The Federal Reserve Board reported yesterday that the nation's money supply jumped by $5.6 billion in the week ended June 8, triggering an immediate increase in interest rates. The market reaction appeared to be in anticipation of a Federal Reserve move to tighten credit in the near future.
Meanwhile, Wall Street economist Henry Kaufman of Salomon Brothers predicted yesterday that interest rates would rise somewhat in the next six months as the recovery increases the private sector's demands for credit. Kaufman said the recent growth of checking accounts that has swelled the money supply "suggests there are more fundamental forces driving M1 upward than the technical distortions that prevailed over the past year." This will lead the Fed to tighten policy so that the overnight federal funds rate will trade "in a range of 9-10 percent in the second half of the year," he predicted.
The Federal Reserve bank of New York reported yesterday that bank loans to commercial and industrial companies fell by $1.784 billion in the latest week. That compared with a gain of $1.35 billion the previous week, and brought the total to $208.685 billion. Although recovery will lead to increased private demand for credit, the first effect is typically to reduce business demand for borrowed funds as companies are able to rely more on profits.
The Federal Reserve has downplayed recent increases in M1--the narrow measure of the money supply that includes cash and all checking accounts--on the grounds that banking changes have distorted the figures. The introduction of money market deposit accounts and Super NOW accounts at banks and thrift institutions has led to huge transfers of funds between accounts, some of which show up in M1 and some of which do not.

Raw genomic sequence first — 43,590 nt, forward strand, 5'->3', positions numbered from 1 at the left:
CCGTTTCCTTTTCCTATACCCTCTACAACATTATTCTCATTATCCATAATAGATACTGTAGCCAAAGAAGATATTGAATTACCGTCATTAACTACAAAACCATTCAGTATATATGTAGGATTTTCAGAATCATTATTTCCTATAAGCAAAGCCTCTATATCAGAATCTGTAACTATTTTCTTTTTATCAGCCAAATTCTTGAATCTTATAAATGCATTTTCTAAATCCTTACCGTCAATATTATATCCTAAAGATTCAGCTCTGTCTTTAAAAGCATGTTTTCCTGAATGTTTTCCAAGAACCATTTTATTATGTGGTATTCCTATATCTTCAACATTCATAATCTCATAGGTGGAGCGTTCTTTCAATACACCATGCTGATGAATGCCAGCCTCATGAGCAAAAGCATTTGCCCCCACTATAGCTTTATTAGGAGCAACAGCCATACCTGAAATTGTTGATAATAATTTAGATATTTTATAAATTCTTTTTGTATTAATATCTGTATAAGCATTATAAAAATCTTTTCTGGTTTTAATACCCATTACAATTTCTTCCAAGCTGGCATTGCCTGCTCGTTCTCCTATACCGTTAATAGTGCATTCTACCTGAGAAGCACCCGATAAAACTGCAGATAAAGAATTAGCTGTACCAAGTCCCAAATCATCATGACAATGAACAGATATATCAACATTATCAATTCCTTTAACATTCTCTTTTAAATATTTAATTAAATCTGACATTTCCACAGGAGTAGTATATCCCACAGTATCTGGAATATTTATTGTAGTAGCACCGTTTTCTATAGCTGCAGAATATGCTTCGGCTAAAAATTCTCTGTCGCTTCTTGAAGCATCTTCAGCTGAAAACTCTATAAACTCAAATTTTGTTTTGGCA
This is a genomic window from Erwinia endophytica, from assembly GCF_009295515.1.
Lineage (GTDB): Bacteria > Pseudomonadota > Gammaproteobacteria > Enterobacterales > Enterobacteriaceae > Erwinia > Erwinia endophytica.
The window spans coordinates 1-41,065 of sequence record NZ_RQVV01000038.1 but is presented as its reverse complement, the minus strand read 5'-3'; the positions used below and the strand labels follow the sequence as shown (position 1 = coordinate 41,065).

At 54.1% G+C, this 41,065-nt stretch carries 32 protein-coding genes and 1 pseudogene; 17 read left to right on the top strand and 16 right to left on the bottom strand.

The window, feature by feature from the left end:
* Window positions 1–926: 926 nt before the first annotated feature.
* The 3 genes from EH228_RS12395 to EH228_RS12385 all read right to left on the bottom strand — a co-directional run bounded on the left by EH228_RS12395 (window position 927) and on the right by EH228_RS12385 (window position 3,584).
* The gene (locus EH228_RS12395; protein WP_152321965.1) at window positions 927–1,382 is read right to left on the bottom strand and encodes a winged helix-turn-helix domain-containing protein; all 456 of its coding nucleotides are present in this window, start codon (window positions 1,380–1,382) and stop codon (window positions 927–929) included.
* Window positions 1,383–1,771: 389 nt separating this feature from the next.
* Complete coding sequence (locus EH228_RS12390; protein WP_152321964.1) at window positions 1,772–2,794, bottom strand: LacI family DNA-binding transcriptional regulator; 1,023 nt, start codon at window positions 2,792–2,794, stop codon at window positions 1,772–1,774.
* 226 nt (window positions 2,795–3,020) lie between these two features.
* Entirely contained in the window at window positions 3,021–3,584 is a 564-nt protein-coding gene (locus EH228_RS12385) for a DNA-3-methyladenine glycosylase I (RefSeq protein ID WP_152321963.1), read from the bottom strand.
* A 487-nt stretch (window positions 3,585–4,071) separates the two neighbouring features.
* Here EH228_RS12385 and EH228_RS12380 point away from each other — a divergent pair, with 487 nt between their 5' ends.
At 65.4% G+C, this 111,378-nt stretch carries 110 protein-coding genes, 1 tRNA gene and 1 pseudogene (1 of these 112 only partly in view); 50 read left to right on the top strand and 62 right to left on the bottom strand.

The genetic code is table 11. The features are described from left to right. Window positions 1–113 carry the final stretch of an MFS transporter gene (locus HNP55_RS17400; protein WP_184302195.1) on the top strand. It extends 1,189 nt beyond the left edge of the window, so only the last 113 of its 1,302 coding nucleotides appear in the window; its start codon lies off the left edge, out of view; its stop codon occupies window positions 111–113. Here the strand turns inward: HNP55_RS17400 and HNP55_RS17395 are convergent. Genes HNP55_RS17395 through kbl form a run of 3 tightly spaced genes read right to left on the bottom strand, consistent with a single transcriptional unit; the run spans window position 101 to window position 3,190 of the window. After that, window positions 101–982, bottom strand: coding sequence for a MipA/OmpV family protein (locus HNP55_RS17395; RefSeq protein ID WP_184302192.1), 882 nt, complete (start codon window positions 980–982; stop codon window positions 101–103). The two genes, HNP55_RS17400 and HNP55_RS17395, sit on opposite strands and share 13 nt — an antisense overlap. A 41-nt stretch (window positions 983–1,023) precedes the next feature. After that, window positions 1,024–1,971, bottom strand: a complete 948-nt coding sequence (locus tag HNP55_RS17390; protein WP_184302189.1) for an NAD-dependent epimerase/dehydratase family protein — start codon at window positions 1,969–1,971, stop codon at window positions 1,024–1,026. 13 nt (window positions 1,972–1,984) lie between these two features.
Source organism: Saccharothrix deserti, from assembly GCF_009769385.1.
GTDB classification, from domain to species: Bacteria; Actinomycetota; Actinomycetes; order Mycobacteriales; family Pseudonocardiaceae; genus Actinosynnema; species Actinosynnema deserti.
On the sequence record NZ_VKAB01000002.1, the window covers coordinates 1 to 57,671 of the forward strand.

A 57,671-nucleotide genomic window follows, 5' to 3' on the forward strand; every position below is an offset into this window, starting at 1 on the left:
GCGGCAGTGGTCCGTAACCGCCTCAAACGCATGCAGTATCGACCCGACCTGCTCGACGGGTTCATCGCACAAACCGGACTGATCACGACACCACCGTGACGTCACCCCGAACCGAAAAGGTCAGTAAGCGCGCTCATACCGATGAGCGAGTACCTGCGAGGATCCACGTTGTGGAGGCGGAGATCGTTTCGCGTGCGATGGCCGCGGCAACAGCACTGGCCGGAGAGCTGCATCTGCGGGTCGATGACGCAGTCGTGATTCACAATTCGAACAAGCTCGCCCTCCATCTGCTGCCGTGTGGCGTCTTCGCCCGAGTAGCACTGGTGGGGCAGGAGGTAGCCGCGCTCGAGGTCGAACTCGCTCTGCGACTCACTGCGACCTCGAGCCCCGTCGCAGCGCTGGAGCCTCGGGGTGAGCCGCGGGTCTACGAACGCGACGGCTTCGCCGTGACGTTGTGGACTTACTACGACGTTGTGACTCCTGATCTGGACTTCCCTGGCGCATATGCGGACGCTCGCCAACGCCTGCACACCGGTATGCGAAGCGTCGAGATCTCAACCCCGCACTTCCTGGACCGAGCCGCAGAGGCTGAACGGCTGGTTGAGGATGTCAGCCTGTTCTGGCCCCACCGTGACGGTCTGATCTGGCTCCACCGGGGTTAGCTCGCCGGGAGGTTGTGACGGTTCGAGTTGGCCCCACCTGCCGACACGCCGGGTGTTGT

In addition, the relationship between M1 and the economy apparently has changed as recession and declining inflation have encouraged people to hold bigger bank balances in relation to their spending, economists say.
The latest week's figures were also swelled by the timing of Social Security payments, analysts said. M1 stood at $514.1 billion after seasonal adjustment in the June 8 week, the Fed release said. Over the past 13 weeks, M1 averaged $501.8 billion, an annual rate rise of 13.3 percent from the previous 13-week period, the Fed said.
Recent money growth has been so rapid that some market participants expect the Fed to take measures to counteract it. The narrow M1 measure was nearly $19 billion higher in the latest week than it had been six weeks earlier. Broader money measures such as M2 also have been rising strongly, although still just within the Federal Reserve's targets.
Some monetarist economists have criticized the Fed for allowing such rapid money growth, which they say threatens to reignite inflation. Some administration officials reportedly also are worried by the money numbers, although Treasury Secretary Donald T. Regan said this week that it is too soon to interpret the figures. Regan said that by the end of June it would be clearer whether there was excessive underlying growth in the money supply, or whether the May figures were misleading. Most analysts have expected the Fed to wait until the July meeting of its policy-making Federal Open Market Committee before making any shifts.
Recent economic reports show that the recovery is proceeding strongly now, and that growth could be as high as 6 to 8 percent, at an annual rate, in the current quarter. Kaufman predicted that the Fed would have to tighten its money stance "in view of the continuing strength of the economy and the larger-than-target expansion of M2 that is likely to accompany it."